https://www.google.com/maps/embed?pb=%211m18%211m12%211m3%211d3144.199719675111%212d145.2152933157651%213d-37.99580175225559%212m3%211f0%212f0%213f0%213m2%211i1024%212i768%214f13.1%213m3%211m2%211s0x6ad613f99e7c87d7%3A0x31f9c68aca9b27d8%212sDrives%215e0%213m2%211sen%212sau%214v1522810419315

Category: Search Engine Clean Browsing

Keywords: data play learn share store using google policy search account collect content example privacy service started personal services including information


Last fetched: 2019-06-12T07:28:22.285684+00:00

HTTP status: 5 Sub-resource URL


TLS/SSL configuration report

TLS score
F
Grade capped at F
Certificate path cannot be verified to a known root certificate

See full SSL/TLS security report for www.google.com

Security-related HTTP headers

  • P3P: CP="This is not a P3P policy! See g.co/p3phelp for more info."

    Largely abandoned format for declaring website's privacy policy in machine-readable format. The only reason for many websites to use the header was that old versions of Microsoft Internet Explorer disallowed third-party cookies on websites missing P3P.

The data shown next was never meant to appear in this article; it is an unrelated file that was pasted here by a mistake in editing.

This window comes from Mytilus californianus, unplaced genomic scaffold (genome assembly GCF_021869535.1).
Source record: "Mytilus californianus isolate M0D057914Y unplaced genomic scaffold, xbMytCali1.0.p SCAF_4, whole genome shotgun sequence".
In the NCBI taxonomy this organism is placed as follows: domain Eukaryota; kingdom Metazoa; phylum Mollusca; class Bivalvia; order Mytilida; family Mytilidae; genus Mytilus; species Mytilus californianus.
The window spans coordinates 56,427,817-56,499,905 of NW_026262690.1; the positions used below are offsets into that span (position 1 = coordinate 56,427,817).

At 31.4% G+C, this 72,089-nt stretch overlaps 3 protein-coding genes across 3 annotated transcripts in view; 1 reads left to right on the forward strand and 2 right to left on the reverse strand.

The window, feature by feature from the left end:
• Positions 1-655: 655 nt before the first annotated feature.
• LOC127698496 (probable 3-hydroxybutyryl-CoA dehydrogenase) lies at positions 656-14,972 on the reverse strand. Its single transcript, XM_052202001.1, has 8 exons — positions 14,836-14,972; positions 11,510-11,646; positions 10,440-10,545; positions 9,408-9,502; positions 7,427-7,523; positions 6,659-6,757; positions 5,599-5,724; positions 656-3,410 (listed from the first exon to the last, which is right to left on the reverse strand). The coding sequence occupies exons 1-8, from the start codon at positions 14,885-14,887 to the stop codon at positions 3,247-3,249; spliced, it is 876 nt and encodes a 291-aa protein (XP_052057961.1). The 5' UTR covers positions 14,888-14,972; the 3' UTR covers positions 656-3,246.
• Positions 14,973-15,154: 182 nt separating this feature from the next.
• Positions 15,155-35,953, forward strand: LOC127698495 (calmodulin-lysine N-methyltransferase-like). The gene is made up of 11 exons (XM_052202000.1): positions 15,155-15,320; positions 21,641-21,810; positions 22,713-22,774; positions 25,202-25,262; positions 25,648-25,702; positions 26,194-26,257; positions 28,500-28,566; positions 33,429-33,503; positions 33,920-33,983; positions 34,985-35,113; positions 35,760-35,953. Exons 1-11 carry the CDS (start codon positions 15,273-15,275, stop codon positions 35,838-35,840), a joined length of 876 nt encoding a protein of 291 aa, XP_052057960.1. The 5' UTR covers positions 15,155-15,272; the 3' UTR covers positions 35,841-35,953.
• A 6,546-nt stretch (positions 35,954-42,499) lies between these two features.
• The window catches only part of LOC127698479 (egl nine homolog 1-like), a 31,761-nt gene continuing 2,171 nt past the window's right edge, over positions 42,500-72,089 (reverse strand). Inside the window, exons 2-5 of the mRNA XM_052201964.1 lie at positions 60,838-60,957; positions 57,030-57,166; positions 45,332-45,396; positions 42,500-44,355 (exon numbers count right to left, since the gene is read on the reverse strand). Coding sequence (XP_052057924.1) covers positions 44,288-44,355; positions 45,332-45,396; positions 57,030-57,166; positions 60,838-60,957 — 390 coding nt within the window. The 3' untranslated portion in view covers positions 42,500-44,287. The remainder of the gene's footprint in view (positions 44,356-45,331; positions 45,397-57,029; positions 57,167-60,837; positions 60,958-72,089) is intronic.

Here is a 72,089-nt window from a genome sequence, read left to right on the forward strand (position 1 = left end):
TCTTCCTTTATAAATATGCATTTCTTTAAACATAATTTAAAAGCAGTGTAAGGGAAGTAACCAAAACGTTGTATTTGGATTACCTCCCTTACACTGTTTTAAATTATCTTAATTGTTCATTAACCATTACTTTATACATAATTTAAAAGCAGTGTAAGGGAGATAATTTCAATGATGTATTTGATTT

Read more...

  • Server: mafe

    Announces web server software and optionally version details.

    Read more...

  • X-XSS-Protection: 0

    Controls an Cross-Site Scripting (XSS) filters built into the majority of web browsers. The filter is usually turned on by default anyway, but requirement to set the header to 1 became part of canonical set of "secure" HTTP headers. Over time, vulnerabilities in the "sanitizing" mode filter were found, so 1; mode=block became the recommended value. Some companies decided that they don't really need a browser-side XSS filter to mess with their web services which are XSS-free anyway and they became consciously disabling the XSS filter by setting the header to 0.

    Read more...

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